Join Joey here on the blog on Fridays for interviews, reviews and guest bloggers. If you'd be interested in doing any of those, you can contact Joey here

Tuesday 4 June 2024


Tara is pretty sure she can handle this alone...

BUY NOW: http://www.books2read.com/DTFS

[ID: A blurry blue & black background with the title DYING THOUGHTS - FIFTH SECRET at the top and out now in ebook & paperback just above the title The except reads:

Ippydippy98: My thoughts exactly. I thought that Dad was going to have a heart attack when he read it.
Kkat: Woah, your dad saw it?
Ippydippy98: Yeah, it was hand delivered through our door, waiting for me when we got home from school.
Kkat: So this creep knows where you live?
Ippydippy98: I guess so.
Kkat: Tara, you *have* to tell your dad! I’m assuming that since you’re not under armed guard that you lied to him?

At the bottom is Joey Paul and just below that the website www.joeypaulonline.com, in the top right corner is the Readers' Favorite review seal, and in the bottom right corner is the logo for Bug Books. END ID]


Monday 3 June 2024

Finding Your Community - The Creative Process


I spent the first ten years or so of my writing life without any real community. It wasn't that I didn't go looking, more that the internet was a lot younger (because I am old) and there weren't places like Twitter, or Tumblr, or Facebook etc. Social media wasn't a thing. Youtube wasn't a thing. We didn't have access to the writing community the way that we do now.

Even when those things became possible, I still didn't know where to start. I'd been published in 2005, I didn't know whether I would ever be published again and while KDP and such were coming, they hadn't arrived yet. Once they did, and I was able to publish, I didn't know where to look for said community. Writing had always been a solitary thing for me. I knew there were events like NaNo, but I never knew where or how to take part. I didn't know where to start with hashtags and finding people like me, so I mostly did it alone. It was isolating, it was hard, it made me wonder if I was even valid as a writer because while I had a book or two out, I did not have readers to the extent that I do now.

It was really only when I found Authortube and started my channel that I did seem to find those writers that I meshed with so well. I had writer friends, but they all felt like they had it all together, their books were award winning and I was just here writing young adult, and not really getting much traction because while those friends cheered me on to an extent, they weren't, and their contacts also weren't, anywhere near my target audience.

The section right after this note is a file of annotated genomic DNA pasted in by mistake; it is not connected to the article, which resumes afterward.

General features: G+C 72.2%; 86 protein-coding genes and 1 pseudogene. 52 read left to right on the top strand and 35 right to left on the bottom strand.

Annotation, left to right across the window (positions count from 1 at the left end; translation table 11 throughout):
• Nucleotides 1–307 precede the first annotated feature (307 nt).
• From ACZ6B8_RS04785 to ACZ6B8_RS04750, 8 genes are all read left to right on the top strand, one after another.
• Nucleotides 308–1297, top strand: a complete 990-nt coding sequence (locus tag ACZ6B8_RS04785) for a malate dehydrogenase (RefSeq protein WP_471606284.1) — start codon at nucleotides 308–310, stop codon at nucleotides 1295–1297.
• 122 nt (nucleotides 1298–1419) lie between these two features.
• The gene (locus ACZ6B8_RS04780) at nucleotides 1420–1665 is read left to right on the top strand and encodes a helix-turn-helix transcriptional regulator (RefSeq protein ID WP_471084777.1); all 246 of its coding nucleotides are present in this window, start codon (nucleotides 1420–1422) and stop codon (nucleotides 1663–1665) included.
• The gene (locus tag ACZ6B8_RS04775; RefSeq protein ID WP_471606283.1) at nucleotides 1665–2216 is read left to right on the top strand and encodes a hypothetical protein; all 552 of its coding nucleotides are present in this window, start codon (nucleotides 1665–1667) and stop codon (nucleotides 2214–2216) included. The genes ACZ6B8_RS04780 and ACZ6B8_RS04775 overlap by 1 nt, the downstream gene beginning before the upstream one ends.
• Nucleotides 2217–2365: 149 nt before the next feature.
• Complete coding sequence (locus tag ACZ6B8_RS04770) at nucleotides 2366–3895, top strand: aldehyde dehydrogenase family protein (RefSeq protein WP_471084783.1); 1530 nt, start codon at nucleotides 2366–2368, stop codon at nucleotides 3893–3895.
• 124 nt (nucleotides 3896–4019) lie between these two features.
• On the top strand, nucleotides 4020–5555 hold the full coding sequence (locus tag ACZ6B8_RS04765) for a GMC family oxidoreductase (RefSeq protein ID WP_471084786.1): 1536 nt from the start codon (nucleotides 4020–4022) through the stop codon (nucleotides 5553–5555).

I don't tell you this to have a pity party, or to garner sympathy but to make it clear that when I say finding my community changed both my life, and the way I worked, it's very much the case. I'd been writing my books before then and it felt like I was shouting into the void, and never being heard. And then along came one person, who brought another, and another, and I started reaching out on Twitter and other places, and boom, I found my community and it was just a massive change in me because of that.

So when I say that finding your community can be a goldmine in helping you move forward with your writing, whether through trad pub, indie, hybrid, or just for yourself, then I mean it. Finding your community helps you grow as a writer. It helps broaden your horizons and it helps you start to have some confidence in what you're doing. Writing doesn't have to be an isolating thing. There doesn't have to be only you in a room and no one else to cheer you on. It can be so rewarding not just for you, but also for your community, when those wins are celebrated by all.

Finding your community takes time, and while I hope it takes all of you a lot less time than it did me, it's so worth it. While you won't mesh with every writer you meet, and while there may be blips along the road, you will come to find the people that work with you, and they are golden and allow you to feel accepted, connected, and like you're actually making that mark that you wish to on the world.

Writing friends, writing community, they are a big thing of making writing something that works for you. Social media allows for easier connection and that is very much a good thing in my book when it comes to the writing community. Good luck with finding yours!

Any questions? Lemme know in the comments!

Follow Joey here on her blog, or on Facebook or Tumblr to be kept up to date with the latest news regarding Joey and her books.